• US jobs report could add to abundance of positive data this week;
  • Higher rates raise more concerns for emerging markets
  • Was Amazon commitment on wages a sign of an end to low earnings growth?
  • GBP jumps on EU optimism of a Brexit deal.

Equity markets are trading in the red again on Friday, with bond yields continuing to edge higher as investors price in a more aggressive tightening from the Federal Reserve and possibly others.

There’s been an abundance of strong data points out from the US this week which strongly supports the view that the economy is booming at the moment. Combined with comments earlier in the week from Fed Chairman Jerome Powell, all of this points to higher interest rates for the US – much to the fury, I’m sure, of President Donald Trump – and this is quickly being reflected in the bond markets.

Perhaps there is an element of overly aggressive knee jerk reactions occurring here and possibly even some stops being triggered along the way, further exacerbating the problem, but this is taking its toll on stock markets. That may be a reflection of some portfolio rebalancing or a natural response to rapid increases in yields prompting some profit taking, but we are seeing further declines in Europe and Asia already and US futures are also a tad lower.

- advertisement -

The sell-off in commodity stocks is playing a big part of the declines, which may simply be a reflection of the risk-off tone or concerns about growth in emerging markets given the growing number of countries that are coming under the spotlight for all the wrong reasons – with India attracting particular attention this week. There has long been concerns about the impact of US rate hikes on the region but until it starts to drag more on the global economy or offer a much greater risk for the US, I don’t expect it to deter the Fed from going about its business.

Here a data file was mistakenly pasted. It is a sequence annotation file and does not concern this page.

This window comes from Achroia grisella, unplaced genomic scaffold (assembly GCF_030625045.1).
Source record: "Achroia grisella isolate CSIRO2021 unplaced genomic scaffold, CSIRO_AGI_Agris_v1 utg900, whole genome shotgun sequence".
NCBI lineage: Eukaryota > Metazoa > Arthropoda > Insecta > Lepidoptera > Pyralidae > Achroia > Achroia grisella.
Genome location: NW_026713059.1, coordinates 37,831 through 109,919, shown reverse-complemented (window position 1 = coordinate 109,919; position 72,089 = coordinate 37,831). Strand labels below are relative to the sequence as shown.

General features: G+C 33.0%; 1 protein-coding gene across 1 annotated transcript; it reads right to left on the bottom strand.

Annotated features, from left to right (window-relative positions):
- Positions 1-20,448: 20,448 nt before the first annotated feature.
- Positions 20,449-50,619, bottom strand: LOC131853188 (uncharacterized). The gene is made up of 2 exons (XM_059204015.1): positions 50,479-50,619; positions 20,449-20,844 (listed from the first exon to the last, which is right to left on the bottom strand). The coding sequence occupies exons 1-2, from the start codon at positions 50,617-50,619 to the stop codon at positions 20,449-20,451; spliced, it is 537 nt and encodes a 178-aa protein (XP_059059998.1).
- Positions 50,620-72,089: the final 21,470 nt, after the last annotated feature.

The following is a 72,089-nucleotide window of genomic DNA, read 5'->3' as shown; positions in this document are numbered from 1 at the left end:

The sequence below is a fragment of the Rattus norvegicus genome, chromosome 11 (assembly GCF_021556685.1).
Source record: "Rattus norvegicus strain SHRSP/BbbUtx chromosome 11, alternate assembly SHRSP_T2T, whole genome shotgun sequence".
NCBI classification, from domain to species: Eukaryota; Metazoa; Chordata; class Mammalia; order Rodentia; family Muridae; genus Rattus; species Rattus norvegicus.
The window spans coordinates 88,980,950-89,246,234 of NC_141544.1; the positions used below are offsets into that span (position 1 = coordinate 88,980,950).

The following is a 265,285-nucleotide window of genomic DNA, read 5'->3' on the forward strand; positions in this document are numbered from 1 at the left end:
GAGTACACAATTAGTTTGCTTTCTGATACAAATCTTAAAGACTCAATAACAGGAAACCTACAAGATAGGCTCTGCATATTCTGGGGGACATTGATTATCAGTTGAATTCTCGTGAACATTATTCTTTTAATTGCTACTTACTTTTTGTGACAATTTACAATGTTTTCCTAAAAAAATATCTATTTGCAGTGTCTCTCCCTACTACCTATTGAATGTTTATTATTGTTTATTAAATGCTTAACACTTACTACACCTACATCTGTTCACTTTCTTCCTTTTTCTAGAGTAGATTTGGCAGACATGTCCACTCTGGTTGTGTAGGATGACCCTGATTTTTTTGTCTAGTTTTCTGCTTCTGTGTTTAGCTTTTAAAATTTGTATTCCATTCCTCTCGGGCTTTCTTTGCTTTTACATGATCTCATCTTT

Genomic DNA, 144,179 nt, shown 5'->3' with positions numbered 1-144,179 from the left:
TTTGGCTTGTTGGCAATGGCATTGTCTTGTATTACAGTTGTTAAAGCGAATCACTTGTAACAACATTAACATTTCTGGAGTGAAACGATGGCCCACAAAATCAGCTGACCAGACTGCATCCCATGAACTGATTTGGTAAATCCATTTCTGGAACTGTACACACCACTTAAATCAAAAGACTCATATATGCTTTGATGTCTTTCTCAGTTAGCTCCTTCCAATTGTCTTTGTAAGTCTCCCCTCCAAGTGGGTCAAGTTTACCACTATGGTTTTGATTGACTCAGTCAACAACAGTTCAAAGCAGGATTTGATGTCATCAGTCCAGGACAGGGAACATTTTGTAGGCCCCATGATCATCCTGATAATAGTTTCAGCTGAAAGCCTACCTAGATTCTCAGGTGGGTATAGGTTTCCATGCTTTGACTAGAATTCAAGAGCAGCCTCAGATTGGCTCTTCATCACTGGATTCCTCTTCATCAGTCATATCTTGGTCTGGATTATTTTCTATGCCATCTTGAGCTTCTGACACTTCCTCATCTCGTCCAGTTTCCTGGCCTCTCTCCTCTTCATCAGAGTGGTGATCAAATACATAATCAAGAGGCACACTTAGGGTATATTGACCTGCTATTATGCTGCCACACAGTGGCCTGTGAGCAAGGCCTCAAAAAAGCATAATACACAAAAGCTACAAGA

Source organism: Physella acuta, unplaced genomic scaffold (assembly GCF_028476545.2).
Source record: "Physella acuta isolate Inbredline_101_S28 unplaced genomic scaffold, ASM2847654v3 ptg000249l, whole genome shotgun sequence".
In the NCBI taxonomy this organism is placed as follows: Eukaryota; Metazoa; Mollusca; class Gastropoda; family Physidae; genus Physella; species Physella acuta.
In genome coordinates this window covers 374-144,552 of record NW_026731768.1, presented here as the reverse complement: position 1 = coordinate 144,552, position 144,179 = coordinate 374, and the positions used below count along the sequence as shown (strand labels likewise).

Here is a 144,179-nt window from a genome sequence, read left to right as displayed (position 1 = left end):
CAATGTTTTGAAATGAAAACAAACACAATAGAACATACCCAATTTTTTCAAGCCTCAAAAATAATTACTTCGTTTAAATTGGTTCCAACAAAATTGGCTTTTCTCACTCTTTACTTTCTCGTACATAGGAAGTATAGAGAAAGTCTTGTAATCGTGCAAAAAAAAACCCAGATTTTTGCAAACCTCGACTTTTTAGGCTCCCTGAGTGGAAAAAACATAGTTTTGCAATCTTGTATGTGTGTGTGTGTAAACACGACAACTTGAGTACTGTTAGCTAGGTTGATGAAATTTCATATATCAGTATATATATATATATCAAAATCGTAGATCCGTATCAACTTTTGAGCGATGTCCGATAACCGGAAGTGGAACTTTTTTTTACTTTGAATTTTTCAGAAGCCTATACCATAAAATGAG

The US jobs report today may offer another opportunity for traders to get excited about higher interest rates and trigger another wave of selling, with expectations ahead the release being quite high. The ADP number on Wednesday did nothing to temper expectations and if we get an NFP number in line with that, combined with another drop in the unemployment – taking it to an 18 and a half year low – we could see further gains for the dollar and perhaps a little more risk aversion into the weekend.

As always though, the most important number in the release will be the earnings number given that a tight labour market without wage growth raises significant questions about hidden slack in the economy. In a week in which Amazon has promised to raise its minimum wage and urged others to follow though, we may not have to wait long for that to follow and I think a wage growth number starting with a three – not happened since before the financial crisis – could get people quite excited.

In the UK, we were given some reasons to be optimistic this morning – albeit mildly – following reports that a member of EU negotiator Michel Barnier’s team claimed a divorce deal is very close. Traders have become very sensitive to reported comments on the progress of negotiations and while this morning’s response was a little smaller than what we’ve seen previously, it was enough to drive the pound significantly above 1.30 against the dollar and hold there, for now.

With time fast running out, the optimist – and, I hope, realist – in me thinks we should start to hear some positive news on a compromise quite soon as a no deal Brexit is in no one’s best interest, even if the UK would be much worse off in that scenario. How that agreement will look and whether we should prepare for other obstacles once such a deal reaches the parliament stage is another thing. For now, the pound is responding very positively to good Brexit news and unless talks take a dramatic turn for the worse, it may be well supported as we near the eleventh hour deal negotiators love to embrace.


Please enter your comment!
Please enter your name here

This site uses Akismet to reduce spam. Learn how your comment data is processed.